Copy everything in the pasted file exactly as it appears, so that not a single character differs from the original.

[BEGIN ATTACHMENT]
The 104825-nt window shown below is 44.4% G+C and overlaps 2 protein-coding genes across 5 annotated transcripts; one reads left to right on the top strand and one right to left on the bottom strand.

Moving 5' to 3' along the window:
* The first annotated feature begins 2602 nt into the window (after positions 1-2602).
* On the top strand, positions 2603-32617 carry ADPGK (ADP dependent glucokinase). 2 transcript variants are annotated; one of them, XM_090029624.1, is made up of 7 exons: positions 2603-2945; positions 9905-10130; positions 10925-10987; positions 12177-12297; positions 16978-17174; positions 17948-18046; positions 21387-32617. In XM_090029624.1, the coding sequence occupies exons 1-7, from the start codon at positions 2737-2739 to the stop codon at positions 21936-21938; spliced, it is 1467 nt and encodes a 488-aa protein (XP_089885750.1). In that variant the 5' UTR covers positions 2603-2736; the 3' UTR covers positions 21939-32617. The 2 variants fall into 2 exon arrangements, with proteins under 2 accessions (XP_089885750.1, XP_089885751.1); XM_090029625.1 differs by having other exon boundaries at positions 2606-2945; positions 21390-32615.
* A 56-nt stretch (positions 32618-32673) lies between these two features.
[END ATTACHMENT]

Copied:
The 104825-nt window shown below is 44.4% G+C and overlaps 2 protein-coding genes across 5 annotated transcripts; one reads left to right on the top strand and one right to left on the bottom strand.

Moving 5' to 3' along the window:
* The first annotated feature begins 2602 nt into the window (after positions 1-2602).
* On the top strand, positions 2603-32617 carry ADPGK (ADP dependent glucokinase). 2 transcript variants are annotated; one of them, XM_090029624.1, is made up of 7 exons: positions 2603-2945; positions 9905-10130; positions 10925-10987; positions 12177-12297; positions 16978-17174; positions 17948-18046; positions 21387-32617. In XM_090029624.1, the coding sequence occupies exons 1-7, from the start codon at positions 2737-2739 to the stop codon at positions 21936-21938; spliced, it is 1467 nt and encodes a 488-aa protein (XP_089885750.1). In that variant the 5' UTR covers positions 2603-2736; the 3' UTR covers positions 21939-32617. The 2 variants fall into 2 exon arrangements, with proteins under 2 accessions (XP_089885750.1, XP_089885751.1); XM_090029625.1 differs by having other exon boundaries at positions 2606-2945; positions 21390-32615.
* A 56-nt stretch (positions 32618-32673) lies between these two features.